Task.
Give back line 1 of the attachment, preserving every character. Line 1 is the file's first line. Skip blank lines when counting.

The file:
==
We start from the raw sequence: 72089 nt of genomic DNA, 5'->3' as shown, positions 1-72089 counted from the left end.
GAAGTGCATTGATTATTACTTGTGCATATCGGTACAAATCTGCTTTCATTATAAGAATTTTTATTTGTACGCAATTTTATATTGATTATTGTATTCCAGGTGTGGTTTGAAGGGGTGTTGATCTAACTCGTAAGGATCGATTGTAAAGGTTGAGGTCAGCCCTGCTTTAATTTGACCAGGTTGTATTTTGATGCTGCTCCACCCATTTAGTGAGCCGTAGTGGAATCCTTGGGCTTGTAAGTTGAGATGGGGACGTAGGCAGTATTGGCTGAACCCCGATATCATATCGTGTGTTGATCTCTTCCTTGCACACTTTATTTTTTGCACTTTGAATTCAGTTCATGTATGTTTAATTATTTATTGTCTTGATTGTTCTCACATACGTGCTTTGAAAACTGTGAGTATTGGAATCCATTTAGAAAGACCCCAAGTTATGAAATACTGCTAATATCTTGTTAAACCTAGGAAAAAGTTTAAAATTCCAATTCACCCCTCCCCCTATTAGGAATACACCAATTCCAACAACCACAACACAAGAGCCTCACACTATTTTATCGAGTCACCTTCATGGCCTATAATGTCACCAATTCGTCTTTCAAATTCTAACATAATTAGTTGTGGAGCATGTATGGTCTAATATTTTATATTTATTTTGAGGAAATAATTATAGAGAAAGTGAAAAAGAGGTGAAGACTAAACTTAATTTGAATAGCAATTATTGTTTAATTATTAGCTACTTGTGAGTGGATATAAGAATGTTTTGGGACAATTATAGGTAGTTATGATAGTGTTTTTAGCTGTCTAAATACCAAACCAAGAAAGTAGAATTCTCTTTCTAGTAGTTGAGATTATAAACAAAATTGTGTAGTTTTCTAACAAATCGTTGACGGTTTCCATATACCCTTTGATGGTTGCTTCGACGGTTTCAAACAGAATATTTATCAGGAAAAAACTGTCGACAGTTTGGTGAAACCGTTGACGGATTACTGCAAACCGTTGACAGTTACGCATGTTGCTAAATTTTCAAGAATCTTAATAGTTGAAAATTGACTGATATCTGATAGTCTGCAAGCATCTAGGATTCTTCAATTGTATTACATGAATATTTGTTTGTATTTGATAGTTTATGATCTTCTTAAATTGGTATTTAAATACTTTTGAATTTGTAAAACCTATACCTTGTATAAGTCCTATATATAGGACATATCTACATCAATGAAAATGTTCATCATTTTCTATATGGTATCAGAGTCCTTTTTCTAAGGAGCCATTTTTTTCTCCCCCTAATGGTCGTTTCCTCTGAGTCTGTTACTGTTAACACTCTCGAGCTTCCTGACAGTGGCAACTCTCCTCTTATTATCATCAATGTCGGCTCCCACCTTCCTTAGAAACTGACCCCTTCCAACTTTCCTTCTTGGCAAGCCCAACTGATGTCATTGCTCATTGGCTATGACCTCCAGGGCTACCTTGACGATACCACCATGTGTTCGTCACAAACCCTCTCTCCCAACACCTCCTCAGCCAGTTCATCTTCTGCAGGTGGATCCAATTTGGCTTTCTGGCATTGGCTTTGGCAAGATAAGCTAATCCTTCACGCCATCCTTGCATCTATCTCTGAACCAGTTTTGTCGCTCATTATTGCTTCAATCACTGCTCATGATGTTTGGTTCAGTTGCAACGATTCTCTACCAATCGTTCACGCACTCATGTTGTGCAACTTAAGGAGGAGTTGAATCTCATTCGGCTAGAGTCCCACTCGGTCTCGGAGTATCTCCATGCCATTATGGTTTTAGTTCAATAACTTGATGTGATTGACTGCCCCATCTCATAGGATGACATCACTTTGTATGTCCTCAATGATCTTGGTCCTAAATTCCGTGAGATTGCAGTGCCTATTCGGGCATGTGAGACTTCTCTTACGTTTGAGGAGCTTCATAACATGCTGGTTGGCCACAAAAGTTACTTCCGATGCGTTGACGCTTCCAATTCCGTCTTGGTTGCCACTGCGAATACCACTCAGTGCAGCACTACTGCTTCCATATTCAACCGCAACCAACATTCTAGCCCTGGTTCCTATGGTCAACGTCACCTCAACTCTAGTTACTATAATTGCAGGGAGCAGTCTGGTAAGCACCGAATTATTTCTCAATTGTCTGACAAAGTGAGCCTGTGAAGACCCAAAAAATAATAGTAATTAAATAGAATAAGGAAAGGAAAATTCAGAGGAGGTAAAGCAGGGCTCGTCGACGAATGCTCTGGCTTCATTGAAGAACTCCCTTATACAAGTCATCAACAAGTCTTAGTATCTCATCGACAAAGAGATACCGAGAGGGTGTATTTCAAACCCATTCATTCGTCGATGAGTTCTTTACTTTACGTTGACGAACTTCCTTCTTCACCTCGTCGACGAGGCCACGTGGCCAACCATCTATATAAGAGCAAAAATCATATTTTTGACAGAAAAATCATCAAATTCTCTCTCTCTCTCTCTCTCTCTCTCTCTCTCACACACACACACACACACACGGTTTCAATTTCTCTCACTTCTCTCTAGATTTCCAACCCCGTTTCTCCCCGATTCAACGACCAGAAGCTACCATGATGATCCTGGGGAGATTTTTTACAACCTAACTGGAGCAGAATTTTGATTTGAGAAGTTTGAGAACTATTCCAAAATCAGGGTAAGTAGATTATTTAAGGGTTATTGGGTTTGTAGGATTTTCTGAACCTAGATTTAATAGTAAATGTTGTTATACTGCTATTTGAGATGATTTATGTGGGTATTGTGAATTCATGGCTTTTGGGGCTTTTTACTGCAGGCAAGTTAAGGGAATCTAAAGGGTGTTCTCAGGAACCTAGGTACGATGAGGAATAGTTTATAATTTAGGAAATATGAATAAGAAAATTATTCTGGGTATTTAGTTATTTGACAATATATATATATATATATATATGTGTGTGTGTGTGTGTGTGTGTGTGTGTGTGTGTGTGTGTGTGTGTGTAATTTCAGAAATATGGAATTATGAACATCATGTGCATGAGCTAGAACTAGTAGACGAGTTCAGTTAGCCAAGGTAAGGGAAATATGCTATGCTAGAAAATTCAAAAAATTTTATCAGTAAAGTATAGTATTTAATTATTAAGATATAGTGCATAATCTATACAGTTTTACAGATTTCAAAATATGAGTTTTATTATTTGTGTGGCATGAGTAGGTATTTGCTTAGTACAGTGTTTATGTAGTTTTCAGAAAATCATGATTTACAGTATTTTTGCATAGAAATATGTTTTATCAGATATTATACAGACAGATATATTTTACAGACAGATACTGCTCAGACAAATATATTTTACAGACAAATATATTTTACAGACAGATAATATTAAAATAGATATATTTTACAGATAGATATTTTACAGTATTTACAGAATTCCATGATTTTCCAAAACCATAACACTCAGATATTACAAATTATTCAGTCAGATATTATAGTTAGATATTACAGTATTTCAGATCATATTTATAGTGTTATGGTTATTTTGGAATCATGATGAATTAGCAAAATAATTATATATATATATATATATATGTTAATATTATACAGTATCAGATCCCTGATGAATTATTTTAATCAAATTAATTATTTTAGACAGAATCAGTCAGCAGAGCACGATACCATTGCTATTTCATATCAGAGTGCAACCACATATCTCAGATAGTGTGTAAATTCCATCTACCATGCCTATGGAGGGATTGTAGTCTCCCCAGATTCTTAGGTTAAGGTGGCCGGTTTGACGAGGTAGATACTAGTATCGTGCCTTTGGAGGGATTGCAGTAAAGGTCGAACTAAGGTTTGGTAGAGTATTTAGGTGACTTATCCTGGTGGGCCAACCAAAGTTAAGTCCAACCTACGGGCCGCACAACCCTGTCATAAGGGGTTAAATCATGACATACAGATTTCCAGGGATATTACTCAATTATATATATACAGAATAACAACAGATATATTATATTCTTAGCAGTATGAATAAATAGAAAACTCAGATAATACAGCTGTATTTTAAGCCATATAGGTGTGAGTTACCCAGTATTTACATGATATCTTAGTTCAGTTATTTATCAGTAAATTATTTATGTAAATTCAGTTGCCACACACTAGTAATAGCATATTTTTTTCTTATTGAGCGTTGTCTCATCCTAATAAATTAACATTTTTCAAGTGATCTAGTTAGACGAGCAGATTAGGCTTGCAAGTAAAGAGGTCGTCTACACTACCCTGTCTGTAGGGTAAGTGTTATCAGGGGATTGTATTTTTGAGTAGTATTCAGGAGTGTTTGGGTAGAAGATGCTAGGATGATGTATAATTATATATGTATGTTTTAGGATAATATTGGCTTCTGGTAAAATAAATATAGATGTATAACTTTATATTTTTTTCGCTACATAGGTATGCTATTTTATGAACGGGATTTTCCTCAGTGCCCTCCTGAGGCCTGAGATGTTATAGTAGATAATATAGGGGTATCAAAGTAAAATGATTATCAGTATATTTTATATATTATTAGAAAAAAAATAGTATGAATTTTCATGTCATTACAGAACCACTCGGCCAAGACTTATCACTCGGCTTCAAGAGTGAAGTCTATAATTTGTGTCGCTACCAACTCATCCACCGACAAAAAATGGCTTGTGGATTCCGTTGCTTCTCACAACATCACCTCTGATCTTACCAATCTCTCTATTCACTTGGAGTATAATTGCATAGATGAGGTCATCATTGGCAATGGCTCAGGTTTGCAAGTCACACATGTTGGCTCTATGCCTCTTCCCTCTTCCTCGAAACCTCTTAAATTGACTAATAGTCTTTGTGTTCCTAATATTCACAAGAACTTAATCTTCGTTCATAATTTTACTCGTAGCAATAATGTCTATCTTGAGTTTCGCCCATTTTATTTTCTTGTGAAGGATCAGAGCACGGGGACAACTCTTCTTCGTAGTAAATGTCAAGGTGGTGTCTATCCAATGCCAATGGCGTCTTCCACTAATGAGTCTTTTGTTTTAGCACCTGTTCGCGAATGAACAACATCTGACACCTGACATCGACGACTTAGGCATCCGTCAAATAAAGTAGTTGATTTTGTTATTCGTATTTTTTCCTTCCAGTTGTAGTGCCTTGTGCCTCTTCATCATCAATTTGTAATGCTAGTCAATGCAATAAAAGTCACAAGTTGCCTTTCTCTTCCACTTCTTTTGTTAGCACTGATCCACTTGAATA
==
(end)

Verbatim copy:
We start from the raw sequence: 72089 nt of genomic DNA, 5'->3' as shown, positions 1-72089 counted from the left end.